SALT LAKE CITY — Republican lawmakers signed off Thursday on a long list of their budget priorities, including pay raises for schoolteachers and state workers, new classrooms at Utah Valley University and fighting last summer's wildfires.
But the bright orange, three-page list circulated in both the House and Senate GOP caucuses did not include a significant portion of Gov. Gary Herbert's top budget priority, his "66 by 2020" initiative intended to increase the number of students completing a post-high school degree or certificate.
The governor's fellow Republicans, who hold the majority in both the House and the Senate, said they're still coming up with money to help the initiative even though it appears nowhere on their list.
"I wouldn't say that's not supported. I would say the money is in a different area. It's just not labeled '66 by 2020.' There's not a disagreement on that goal at all," House Speaker Becky Lockhart, R-Provo, said. "Whether or not it has to be labeled, that is where we differ."
The biggest gap appears to be in higher education funding. Herbert sought $11 million to help colleges and universities boost completion rates and another $20 million targeted at science, technology, engineering and math, or STEM, as well as health programs.
The GOP list calls for $18 million in so-called "mission-based" funding and nothing for the specific programs. Lockhart said the Republican leaders decided that would have more impact on the initiative's goal of getting more graduates.
Senate Majority Leader Ralph Okerlund, R-Monroe, said the governor's request "was kind of rolled into a couple of other programs. … What we ended up doing for education was still very good."
The governor's office said the budget isn't finished yet.
"Budget details are still being worked through, so nothing is final yet," Ally Isom, the governor's deputy chief of staff, said. "The governor remains focused on his top priority of education."
Before the list was made public, the governor told reporters he and lawmakers are "pretty similar with what we want to have for the outcomes."
Herbert said he expected the Legislature to find money for STEM programs, as well as salary increases for teachers, more technology in the classroom, buildings and other needs.
The GOP list does include $50 million for a 2 percent increase in the formula used to calculate public education funding, enough for local districts to cover increased retirement costs and give teachers the same 1 percent pay hike Republicans would give public employees.
There is no money for a pay increase at the state's colleges and universities, although there is $10.5 million set aside to pay for their increased retirement and health insurance costs.
The list, the subject of negotiations between House and Senate GOP leaders, also includes $68.5 million for the projected growth in public school enrollment next fall; more than $1 million to look at options for relocating the Utah State Prison; and even $35,000 to deal with prairie dogs in Garfield County.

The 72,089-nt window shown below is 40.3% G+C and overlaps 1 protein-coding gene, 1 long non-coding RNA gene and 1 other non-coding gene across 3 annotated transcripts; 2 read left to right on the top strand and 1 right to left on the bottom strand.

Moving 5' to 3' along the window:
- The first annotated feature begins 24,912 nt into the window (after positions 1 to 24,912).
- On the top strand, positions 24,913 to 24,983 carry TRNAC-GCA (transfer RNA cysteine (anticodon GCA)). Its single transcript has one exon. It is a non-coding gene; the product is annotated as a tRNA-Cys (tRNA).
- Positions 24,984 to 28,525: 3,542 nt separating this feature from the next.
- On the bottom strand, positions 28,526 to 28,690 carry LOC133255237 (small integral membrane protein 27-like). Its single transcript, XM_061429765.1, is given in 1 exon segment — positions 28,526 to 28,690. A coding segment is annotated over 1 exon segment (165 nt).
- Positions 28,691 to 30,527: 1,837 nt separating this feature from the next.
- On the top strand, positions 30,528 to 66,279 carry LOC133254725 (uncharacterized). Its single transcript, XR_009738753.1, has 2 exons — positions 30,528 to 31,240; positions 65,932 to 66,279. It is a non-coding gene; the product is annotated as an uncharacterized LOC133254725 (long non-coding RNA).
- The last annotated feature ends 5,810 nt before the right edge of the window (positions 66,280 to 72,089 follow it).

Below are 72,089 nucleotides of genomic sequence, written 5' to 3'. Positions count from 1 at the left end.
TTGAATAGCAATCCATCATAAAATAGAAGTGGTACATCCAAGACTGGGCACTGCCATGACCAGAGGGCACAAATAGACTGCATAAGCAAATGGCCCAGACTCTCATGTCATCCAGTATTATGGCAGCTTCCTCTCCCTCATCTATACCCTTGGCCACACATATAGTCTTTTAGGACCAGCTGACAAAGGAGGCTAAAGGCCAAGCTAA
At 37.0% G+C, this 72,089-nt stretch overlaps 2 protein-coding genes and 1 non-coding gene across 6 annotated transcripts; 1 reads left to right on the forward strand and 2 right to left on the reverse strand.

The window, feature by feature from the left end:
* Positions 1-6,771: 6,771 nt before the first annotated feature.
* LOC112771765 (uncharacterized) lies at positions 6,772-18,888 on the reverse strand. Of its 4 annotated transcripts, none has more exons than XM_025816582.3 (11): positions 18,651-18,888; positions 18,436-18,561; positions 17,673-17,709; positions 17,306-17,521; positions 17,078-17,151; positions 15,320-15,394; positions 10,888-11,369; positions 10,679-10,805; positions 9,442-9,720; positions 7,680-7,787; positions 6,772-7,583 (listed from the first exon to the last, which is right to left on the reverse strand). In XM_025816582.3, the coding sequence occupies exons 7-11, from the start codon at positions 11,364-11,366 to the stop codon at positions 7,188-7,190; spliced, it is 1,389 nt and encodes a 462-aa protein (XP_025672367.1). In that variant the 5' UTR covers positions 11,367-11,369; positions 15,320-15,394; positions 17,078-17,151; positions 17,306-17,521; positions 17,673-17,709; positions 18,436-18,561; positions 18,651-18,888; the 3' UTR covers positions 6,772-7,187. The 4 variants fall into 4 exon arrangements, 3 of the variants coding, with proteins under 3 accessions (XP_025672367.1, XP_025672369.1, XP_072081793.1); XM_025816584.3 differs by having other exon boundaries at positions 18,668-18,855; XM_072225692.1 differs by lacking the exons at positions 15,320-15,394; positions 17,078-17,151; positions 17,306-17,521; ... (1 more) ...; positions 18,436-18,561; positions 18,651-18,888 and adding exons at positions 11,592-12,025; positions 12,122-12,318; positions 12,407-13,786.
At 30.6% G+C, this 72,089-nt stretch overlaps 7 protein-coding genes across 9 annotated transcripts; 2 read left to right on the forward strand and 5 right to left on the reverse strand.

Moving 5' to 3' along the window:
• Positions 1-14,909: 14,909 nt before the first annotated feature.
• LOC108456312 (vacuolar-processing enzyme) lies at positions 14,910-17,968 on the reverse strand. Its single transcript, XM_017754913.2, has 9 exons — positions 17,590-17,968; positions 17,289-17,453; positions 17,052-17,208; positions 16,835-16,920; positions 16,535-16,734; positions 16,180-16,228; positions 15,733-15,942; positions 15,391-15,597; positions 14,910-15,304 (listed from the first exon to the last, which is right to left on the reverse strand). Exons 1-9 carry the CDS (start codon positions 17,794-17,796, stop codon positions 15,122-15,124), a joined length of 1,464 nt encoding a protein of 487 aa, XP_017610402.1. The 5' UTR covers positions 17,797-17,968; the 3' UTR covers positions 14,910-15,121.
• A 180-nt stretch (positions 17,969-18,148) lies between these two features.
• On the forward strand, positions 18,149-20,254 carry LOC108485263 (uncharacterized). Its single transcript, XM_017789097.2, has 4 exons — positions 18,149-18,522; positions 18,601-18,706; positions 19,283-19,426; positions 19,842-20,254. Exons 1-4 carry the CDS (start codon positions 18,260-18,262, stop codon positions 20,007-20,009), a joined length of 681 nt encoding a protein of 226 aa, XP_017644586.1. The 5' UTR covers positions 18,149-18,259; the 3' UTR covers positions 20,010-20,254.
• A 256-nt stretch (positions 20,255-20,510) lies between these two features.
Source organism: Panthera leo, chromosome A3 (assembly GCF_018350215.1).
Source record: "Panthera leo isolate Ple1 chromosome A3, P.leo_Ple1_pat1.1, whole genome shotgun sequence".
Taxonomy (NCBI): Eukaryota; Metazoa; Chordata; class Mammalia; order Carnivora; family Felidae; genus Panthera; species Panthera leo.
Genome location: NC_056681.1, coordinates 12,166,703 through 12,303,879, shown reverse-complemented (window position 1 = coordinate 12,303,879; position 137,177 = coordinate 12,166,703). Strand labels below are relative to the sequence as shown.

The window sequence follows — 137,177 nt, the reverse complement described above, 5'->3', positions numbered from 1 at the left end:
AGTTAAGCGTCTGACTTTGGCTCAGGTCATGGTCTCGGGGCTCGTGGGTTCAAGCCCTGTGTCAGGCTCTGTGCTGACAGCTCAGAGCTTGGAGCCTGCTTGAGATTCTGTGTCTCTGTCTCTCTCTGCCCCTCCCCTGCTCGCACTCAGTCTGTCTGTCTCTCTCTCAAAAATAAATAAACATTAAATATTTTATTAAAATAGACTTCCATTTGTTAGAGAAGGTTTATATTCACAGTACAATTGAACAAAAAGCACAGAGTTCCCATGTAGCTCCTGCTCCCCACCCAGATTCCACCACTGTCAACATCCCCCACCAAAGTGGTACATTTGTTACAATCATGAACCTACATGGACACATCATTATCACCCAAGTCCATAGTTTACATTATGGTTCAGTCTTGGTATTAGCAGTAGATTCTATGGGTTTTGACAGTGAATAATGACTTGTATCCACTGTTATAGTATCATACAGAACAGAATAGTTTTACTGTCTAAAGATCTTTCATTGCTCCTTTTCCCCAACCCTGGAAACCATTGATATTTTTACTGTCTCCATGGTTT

Lawmakers already approved a base budget for the budget year that begins July 1 that basically continues programs at current levels. Now they are spending the $264 million in estimated new revenue and the $161 million expected to be left over on June 30.
Both Lockhart and Okerlund said there's still work being done on the budget.
"There will continue to be negotiations on some other items, and maybe that will affect some of the items we have of this projected budget," Okerlund said.
Kory Holdaway, government relations director for the Utah Education Association, was pleased with much of what he saw on the GOP list, especially the funding for enrollment growth and the 2 percent increase in the state funding formula.
The more than $100 million in new, ongoing funding for public education, he said, "is a big deal and very appreciated."
But Holdaway expressed concern that lawmakers didn't address the federal funds being lost by school districts as the result of the automatic budget cuts known as sequestration that took effect March 1.
The cuts, estimated at $9 million or more, largely will be felt by schools that serve low-income students and special education programs. Legislative leaders have said the state would not step in to make up lost federal dollars.
"I am a little disappointed that the Legislature has chosen to ignore the decrease," Holdaway said. "The local districts are going to have to raise that on their own."
Democrats, seeing the list for the first time Thursday, expressed frustration over what items weren't included.
Rep. Patrice Arent, D-Millcreek, said funding for the Sundance Film Festival and other Democratic priorities discussed in the Business, Economic Development and Labor Appropriations Subcommittee didn't make the final GOP cut.
The Republican's list for that subcommittee included everything from $1.5 million for state-controlled liquor stores to $95,000 for the Utah Marriage Commission, which would be enshrined into state law under pending legislation.
"I just don't even know what to say on this budget," Arent said. "This is a very different list in a lot of ways than what we saw."
Contributing: Dennis Romboy, Ben Wood and Mary Mellor
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